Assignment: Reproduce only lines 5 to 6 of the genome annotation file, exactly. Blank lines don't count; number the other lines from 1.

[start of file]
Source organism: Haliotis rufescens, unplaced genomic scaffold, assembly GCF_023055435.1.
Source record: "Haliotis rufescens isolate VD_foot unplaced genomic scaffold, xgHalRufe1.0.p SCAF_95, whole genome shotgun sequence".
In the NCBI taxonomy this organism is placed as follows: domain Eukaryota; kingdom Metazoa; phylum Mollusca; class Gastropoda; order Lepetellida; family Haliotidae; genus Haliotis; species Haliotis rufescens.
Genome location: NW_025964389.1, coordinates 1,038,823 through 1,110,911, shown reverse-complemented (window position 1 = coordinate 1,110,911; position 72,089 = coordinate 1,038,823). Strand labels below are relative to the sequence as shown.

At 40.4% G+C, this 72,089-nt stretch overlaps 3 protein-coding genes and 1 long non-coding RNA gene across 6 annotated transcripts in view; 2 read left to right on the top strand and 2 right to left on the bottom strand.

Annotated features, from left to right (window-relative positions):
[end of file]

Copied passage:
At 40.4% G+C, this 72,089-nt stretch overlaps 3 protein-coding genes and 1 long non-coding RNA gene across 6 annotated transcripts in view; 2 read left to right on the top strand and 2 right to left on the bottom strand.

Annotated features, from left to right (window-relative positions):